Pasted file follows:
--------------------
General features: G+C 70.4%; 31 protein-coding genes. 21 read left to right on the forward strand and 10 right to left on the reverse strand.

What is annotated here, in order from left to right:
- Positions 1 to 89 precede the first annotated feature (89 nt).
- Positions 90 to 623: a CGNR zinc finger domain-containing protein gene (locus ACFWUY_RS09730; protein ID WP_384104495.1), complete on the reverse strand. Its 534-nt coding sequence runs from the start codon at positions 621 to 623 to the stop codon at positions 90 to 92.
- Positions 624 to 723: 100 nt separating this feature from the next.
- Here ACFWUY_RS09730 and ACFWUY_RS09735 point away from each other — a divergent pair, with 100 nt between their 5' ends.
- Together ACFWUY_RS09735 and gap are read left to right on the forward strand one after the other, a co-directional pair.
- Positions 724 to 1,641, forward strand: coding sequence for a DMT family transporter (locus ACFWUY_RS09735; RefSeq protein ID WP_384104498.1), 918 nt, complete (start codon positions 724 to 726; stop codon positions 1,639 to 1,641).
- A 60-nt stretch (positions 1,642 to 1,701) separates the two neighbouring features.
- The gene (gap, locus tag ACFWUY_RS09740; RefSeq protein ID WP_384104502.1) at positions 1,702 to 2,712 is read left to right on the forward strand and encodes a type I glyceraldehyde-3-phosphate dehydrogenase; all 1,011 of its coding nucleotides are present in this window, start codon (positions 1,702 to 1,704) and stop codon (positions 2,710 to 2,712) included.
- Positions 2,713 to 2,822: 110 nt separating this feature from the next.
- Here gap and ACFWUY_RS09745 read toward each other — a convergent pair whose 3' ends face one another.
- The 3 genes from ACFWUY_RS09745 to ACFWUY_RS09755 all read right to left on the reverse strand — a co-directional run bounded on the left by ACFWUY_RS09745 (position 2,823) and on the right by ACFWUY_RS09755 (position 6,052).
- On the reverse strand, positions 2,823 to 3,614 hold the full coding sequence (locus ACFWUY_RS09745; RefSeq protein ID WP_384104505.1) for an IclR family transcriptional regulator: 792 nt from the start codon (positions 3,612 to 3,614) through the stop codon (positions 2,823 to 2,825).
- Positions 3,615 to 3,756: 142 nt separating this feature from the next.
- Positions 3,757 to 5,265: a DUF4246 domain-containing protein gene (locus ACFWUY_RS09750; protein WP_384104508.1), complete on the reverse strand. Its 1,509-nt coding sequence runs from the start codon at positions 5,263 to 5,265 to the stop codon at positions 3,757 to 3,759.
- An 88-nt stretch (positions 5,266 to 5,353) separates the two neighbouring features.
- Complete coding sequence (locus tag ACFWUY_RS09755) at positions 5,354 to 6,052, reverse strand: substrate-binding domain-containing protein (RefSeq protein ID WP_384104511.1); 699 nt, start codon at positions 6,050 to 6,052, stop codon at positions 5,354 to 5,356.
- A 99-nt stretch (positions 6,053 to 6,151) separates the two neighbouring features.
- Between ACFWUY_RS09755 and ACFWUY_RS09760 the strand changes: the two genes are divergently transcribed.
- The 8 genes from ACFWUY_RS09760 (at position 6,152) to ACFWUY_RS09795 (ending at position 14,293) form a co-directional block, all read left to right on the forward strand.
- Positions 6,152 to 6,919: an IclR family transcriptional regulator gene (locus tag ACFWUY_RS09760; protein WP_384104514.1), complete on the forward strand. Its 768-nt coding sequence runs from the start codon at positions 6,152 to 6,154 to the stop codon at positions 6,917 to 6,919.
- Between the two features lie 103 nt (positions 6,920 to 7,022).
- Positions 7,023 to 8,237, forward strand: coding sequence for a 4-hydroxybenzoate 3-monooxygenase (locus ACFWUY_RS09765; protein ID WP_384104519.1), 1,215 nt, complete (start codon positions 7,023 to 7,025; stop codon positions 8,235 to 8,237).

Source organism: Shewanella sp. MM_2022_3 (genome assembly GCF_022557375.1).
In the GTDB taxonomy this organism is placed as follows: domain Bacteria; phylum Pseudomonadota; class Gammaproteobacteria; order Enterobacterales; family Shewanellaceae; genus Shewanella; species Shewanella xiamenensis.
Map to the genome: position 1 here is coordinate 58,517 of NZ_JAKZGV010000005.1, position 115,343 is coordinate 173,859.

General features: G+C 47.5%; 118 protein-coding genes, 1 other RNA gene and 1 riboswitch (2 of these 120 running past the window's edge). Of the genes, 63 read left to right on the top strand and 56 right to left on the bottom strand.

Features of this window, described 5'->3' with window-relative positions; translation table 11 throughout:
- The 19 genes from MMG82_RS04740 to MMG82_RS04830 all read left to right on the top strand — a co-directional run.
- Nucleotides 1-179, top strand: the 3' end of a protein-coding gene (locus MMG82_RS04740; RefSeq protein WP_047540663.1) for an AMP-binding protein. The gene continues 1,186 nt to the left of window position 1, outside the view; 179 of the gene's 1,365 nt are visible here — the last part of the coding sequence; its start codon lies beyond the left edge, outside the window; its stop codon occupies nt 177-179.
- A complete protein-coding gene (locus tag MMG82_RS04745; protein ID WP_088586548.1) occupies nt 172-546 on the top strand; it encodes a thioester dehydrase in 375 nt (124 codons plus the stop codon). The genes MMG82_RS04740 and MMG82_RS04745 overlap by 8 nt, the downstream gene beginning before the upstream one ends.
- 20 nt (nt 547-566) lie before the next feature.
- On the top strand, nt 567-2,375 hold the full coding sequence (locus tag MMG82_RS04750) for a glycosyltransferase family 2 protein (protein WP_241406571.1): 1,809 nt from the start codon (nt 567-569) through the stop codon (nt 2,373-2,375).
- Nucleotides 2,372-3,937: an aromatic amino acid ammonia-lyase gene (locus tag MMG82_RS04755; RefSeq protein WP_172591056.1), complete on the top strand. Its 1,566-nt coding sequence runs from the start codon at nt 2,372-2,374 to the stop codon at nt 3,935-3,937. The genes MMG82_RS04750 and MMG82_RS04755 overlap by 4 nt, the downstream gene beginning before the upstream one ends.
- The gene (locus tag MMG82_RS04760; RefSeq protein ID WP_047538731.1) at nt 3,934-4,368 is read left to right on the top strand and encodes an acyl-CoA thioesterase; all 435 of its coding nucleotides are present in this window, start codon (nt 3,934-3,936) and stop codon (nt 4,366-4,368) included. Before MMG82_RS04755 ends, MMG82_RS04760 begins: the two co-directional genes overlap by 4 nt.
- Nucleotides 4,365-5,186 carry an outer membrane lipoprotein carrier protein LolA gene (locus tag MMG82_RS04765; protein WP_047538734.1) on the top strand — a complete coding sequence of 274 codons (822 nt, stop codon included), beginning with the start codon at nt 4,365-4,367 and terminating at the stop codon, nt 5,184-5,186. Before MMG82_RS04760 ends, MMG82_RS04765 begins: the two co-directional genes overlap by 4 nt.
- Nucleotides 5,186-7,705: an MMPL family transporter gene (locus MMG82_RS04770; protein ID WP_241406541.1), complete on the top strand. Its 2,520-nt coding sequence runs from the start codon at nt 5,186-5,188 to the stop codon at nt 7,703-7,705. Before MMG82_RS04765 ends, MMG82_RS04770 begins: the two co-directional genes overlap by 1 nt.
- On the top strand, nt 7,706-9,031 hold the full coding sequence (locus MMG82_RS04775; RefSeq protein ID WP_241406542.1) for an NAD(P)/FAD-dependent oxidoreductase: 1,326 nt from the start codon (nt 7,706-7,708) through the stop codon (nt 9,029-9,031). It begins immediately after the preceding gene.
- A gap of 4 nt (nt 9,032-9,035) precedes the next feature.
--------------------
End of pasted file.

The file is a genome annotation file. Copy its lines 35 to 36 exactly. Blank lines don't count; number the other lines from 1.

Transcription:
- Nucleotides 2,372-3,937: an aromatic amino acid ammonia-lyase gene (locus tag MMG82_RS04755; RefSeq protein WP_172591056.1), complete on the top strand. Its 1,566-nt coding sequence runs from the start codon at nt 2,372-2,374 to the stop codon at nt 3,935-3,937. The genes MMG82_RS04750 and MMG82_RS04755 overlap by 4 nt, the downstream gene beginning before the upstream one ends.
- The gene (locus tag MMG82_RS04760; RefSeq protein ID WP_047538731.1) at nt 3,934-4,368 is read left to right on the top strand and encodes an acyl-CoA thioesterase; all 435 of its coding nucleotides are present in this window, start codon (nt 3,934-3,936) and stop codon (nt 4,366-4,368) included. Before MMG82_RS04755 ends, MMG82_RS04760 begins: the two co-directional genes overlap by 4 nt.